Popularity of bone-tossing game has grown May 2, 2008 22:00:42 GMT -6
Post by Steve King (Admin) on May 2, 2008 22:00:42 GMT -6
SASKATOON -- Paul Neufeld's backyard is filled with rows of beer cans and knocked over horse ankle bones, the scattered remnants of Saturday night's party.
The bones as much as the beer, left by the 40 or so people who came to drink, laugh, and toss around the coloured horse bones, are signs of a good time.
The 44 bones, set up in two separate sand pits in his backyard, are part of a game called bunnock -- or "bones" as it's also known -- that Neufeld, 23, a native of Macklin now living in Saskatoon, has been playing since he was a kid and won a world championship at six years ago.
Macklin administrator Kim Gartner holds horse ankle bones used to play bunnock while standing in front the town's monument dedicated to the game.
I bought a house with a backyard so I could keep playing," he says. "But we sometimes get some pretty weird looks from people walking by in the alley."
The game, a cross between horseshoes, bocce ball, and bowling, will overtake the town of Macklin this weekend for the 15th annual World Bunnock Championship.
It has grown so much in popularity in the past decade that it's now played as far away Australia, Africa, Japan, and throughout the northwestern U.S., and the championship itself draws people from all over the world. People like Neufeld have been trumpeting the merits of the game ("anyone can play, you don't have to be a superstar," he says) to friends and relatives all across the world.
There was a tournament held earlier this year at the West Edmonton Mall and mini-tournaments have popped up all over small towns in Saskatchewan, Alberta, and Ontario.
Organizers have had to turn away upwards of 200 teams and are increasing security for what has become a weekend of 24-hour partying at the town's campground.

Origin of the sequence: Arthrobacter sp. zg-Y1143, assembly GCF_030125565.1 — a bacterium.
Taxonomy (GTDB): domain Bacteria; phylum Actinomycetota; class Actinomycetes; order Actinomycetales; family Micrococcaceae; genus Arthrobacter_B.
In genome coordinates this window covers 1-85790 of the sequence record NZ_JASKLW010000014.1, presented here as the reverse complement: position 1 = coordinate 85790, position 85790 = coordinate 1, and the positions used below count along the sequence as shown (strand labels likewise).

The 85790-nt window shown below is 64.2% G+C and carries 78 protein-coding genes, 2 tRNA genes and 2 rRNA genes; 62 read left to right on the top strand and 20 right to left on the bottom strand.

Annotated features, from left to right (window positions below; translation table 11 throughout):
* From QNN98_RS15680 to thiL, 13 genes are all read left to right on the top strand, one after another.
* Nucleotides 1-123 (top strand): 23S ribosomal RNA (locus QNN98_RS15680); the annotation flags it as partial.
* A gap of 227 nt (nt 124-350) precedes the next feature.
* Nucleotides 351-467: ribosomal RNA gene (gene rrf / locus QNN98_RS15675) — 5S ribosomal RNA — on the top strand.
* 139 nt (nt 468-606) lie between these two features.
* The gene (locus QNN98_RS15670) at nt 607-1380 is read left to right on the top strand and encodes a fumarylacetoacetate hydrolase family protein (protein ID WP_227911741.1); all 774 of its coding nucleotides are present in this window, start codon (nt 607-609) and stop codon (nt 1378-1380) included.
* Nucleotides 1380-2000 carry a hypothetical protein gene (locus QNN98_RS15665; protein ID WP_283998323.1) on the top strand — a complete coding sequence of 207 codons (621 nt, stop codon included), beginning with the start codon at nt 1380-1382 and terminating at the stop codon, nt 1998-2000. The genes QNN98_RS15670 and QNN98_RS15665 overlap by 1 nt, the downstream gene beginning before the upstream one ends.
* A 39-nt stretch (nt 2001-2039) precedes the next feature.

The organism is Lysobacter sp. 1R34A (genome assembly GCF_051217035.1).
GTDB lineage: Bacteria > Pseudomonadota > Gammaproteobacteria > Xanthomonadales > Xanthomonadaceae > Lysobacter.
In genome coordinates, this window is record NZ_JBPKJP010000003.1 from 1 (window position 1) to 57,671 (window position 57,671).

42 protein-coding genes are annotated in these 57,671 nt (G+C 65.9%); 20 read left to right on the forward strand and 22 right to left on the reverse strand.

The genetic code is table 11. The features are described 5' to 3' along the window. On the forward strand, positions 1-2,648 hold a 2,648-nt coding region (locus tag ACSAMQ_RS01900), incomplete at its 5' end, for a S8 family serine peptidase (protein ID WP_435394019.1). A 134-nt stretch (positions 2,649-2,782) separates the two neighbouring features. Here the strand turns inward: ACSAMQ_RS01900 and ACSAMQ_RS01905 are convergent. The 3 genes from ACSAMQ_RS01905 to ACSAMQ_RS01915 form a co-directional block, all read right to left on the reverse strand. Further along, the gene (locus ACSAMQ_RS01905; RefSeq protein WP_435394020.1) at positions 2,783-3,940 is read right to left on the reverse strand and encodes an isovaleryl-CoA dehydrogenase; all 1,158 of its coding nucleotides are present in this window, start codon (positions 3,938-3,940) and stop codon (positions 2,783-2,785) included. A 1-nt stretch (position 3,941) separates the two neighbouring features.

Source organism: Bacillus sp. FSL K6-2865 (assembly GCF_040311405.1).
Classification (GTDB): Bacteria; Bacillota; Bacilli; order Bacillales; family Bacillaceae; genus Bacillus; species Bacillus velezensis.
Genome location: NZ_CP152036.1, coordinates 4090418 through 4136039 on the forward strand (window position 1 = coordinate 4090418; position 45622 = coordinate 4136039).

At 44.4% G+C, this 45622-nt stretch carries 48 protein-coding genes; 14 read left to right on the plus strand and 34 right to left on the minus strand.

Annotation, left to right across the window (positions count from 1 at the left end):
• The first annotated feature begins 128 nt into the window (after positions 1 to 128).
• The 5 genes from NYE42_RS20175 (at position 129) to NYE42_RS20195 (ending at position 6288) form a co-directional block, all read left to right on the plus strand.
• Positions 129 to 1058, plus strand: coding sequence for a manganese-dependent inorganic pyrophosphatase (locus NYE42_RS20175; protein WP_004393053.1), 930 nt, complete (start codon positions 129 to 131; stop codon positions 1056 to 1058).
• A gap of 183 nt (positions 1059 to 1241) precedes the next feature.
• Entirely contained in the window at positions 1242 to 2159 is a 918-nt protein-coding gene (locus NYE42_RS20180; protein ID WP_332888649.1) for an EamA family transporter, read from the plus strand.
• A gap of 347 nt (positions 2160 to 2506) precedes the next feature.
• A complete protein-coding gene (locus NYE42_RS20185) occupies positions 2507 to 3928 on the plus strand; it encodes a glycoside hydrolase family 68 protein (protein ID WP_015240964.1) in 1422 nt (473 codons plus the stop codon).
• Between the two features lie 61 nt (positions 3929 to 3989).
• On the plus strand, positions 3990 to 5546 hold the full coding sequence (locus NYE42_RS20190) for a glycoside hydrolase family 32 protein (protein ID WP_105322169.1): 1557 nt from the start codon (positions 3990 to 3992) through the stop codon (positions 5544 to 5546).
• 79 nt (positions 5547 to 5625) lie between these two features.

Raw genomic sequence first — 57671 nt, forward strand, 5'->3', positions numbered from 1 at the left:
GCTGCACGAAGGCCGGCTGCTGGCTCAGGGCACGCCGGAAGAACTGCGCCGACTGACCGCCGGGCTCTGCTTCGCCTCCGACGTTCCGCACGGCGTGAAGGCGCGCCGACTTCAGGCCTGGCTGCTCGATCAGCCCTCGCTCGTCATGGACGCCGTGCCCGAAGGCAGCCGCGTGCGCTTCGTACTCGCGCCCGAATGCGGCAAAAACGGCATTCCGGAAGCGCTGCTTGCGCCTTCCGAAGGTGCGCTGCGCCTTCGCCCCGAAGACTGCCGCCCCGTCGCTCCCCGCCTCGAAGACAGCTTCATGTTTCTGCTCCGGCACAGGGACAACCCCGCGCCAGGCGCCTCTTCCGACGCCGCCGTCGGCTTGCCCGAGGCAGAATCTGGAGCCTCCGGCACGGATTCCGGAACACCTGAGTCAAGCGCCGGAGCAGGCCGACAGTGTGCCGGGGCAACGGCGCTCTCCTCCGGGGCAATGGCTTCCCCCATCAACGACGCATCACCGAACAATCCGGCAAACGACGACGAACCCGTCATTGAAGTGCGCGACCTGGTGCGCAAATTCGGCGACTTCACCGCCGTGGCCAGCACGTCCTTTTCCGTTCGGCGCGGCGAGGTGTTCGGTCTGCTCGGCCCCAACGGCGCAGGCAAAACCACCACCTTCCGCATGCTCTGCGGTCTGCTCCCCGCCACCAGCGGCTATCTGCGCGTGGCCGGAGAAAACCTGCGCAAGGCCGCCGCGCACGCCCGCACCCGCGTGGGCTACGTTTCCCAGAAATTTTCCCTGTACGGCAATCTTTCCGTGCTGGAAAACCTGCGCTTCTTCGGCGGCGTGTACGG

Next weekend, Macklin's population, usually around 1,500, will reach 3,500 or more, almost everyone there take a run at the more than $40,000 in prizes and the chance to be crowned world champion. Or, at the very least, to drink to the town dry and pump an estimated $500,000 into the local economy.
The game can be traced back to a game played by Russian soldiers stationed in Siberia in the 1800s. Evidently, the soldiers couldn't play the usual game of horseshoes because the ground was so frozen they couldn't drive the pegs into the ground. Instead, they used the anklebones of horses, which could be set up on the frozen ground. It was brought to the Macklin area and played by settlers during their spare time.
There are four players per team who attempt to knock over the other team's bones. Two rows of 20 bones are set up 10 metres apart. Two more bones, called guards, are set off at the ends of each row. The guards must be knocked over before the others. The first team to knock over all the other team's bones wins.
There's even been some controversy this year. Mary Baier, 77, has produced bunnock sets for decades. She has converted her Macklin ceramics shop into a makeshift factory, boiling and painting bones salvaged from a slaughterhouse. But the demand has grown so much that another local man has started to produce synthetic sets and has been pressuring the committee to allow their use in the championship, so far to no avail.
Neufeld installed a bunnock court, complete with floodlights, in his backyard so he and his friends could hone their skills. They throw parties, sometimes with upwards of 50 people, who sit around, drink beer, and play the game well in to the next morning.
Upwards of 15 of Neufeld's friends will be joining him for the trip to Macklin for the weekend, bunking at his parent's place, dreaming of glory.
David Hutton , CanWest News Service
© The Leader-Post (Regina) 2007